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Critical cataloging, library classification, alternative classification schema
Library classification systems frequently fail librarians and patrons because they do not provide space for the depth and breadth of topics both about and created by people within marginalized communities. This presentation explores three classification systems, created in North America between 1930-1975, that were produced by people in and for the communities that they represent. In 1930, Dorothy Burnett Porter Wesley, a librarian who helped to build the collection at Howard University, also created a classification system to better represent the works by, about, and for Black people. During the same time period, Alfred Kaiming Chiu was creating the Harvard-Yenching Classification system at Harvard University because the Library of Congress classification system could not accommodate Chinese Language materials and non-European knowledge organization. In 1974, A. Brian Deer began his work in creating classification systems that not only improved the depth of the classification but also adjusted the framework of classification to better fit the way Indigenous knowledge is structured to be more intuitive for Indigenous patrons. These examples, some nearly 100 years old, emphasize the need to uplift and champion the voices of people within marginalized communities as we continue to do work toward reparative cataloging and classification.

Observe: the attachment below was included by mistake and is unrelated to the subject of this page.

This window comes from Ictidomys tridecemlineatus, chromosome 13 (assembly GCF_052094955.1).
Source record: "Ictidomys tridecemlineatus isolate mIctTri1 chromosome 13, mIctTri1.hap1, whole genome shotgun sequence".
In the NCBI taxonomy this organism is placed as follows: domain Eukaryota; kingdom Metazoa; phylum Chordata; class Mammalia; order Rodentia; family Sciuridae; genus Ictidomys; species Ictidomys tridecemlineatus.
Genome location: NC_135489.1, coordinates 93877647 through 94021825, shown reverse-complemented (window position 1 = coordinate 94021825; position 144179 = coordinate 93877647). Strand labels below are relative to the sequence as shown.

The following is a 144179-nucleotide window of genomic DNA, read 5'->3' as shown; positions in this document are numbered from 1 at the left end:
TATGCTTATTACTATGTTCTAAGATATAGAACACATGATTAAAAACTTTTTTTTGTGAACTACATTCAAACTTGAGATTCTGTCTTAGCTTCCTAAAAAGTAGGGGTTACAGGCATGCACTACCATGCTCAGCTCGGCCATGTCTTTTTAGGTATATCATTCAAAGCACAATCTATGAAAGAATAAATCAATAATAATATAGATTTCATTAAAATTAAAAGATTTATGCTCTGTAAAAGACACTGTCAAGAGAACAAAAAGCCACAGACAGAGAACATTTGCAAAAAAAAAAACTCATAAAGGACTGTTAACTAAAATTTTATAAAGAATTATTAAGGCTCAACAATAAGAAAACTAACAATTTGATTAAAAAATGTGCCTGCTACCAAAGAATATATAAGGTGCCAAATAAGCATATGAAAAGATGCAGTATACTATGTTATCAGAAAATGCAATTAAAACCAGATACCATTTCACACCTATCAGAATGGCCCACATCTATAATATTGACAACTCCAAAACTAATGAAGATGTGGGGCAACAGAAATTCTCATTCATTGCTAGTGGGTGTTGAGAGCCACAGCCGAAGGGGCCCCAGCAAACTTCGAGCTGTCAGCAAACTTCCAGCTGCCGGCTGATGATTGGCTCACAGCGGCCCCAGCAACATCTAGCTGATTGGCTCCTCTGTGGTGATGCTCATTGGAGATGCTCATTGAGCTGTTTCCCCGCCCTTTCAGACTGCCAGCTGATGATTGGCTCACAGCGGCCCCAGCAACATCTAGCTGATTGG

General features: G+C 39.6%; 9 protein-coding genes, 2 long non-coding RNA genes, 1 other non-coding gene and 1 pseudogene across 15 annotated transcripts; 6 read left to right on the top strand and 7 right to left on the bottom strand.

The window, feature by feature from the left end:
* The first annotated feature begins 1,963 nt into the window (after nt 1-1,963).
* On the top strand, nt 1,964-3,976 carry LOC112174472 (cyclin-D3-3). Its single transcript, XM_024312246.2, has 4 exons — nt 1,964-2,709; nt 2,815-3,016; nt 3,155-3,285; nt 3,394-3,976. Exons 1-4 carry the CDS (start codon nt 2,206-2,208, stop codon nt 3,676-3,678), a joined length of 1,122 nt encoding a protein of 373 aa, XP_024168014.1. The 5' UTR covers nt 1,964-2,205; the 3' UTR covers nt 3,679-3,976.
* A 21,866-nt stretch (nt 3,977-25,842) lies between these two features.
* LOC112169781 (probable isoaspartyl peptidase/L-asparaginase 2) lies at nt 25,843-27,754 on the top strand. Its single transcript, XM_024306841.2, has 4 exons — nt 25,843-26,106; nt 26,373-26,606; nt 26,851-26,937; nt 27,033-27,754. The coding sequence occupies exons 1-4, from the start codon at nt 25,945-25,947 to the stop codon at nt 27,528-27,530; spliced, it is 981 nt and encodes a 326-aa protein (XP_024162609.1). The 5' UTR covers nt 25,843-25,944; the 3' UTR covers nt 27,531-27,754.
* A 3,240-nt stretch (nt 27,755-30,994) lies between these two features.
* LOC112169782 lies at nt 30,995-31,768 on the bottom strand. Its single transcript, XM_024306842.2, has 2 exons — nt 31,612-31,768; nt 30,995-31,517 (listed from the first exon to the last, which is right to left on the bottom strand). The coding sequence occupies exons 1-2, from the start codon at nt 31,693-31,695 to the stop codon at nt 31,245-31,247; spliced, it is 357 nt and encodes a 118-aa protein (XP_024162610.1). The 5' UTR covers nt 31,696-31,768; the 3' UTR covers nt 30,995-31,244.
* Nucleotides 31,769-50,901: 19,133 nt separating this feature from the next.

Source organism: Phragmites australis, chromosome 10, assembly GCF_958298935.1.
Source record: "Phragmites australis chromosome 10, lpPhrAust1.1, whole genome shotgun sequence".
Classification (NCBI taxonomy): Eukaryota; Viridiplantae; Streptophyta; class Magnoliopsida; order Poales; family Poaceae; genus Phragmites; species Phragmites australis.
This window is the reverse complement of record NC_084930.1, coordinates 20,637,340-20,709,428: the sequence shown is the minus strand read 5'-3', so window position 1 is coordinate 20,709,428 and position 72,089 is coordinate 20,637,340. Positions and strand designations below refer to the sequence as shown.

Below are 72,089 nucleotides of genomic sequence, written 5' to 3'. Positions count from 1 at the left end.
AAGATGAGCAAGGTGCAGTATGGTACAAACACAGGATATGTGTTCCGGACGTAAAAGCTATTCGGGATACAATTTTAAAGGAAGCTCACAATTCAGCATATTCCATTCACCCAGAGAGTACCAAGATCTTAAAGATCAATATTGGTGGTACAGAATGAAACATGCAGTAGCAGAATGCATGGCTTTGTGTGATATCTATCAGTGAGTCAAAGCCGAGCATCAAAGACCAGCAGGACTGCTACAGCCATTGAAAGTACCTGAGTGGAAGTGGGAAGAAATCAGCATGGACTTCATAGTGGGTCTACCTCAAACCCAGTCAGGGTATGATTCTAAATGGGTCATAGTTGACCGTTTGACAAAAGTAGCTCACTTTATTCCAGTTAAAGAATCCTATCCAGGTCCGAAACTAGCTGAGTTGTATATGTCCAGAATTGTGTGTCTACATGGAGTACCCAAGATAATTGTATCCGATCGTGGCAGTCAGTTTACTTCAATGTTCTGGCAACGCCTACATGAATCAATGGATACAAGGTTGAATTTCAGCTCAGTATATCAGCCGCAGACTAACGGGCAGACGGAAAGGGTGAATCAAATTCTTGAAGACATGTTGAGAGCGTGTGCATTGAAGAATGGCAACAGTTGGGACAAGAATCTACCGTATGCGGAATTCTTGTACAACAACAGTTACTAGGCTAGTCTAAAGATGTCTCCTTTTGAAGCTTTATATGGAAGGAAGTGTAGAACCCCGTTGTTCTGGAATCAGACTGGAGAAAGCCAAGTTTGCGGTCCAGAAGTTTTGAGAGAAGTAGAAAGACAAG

Frizzell, Sasha, "Classification from the margins : three alternative classification systems, 1930-1975" (2023). Library Scholarship. 75.
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This presentation was given at the Core Virtual Interest Group Week session on March 7, 2023.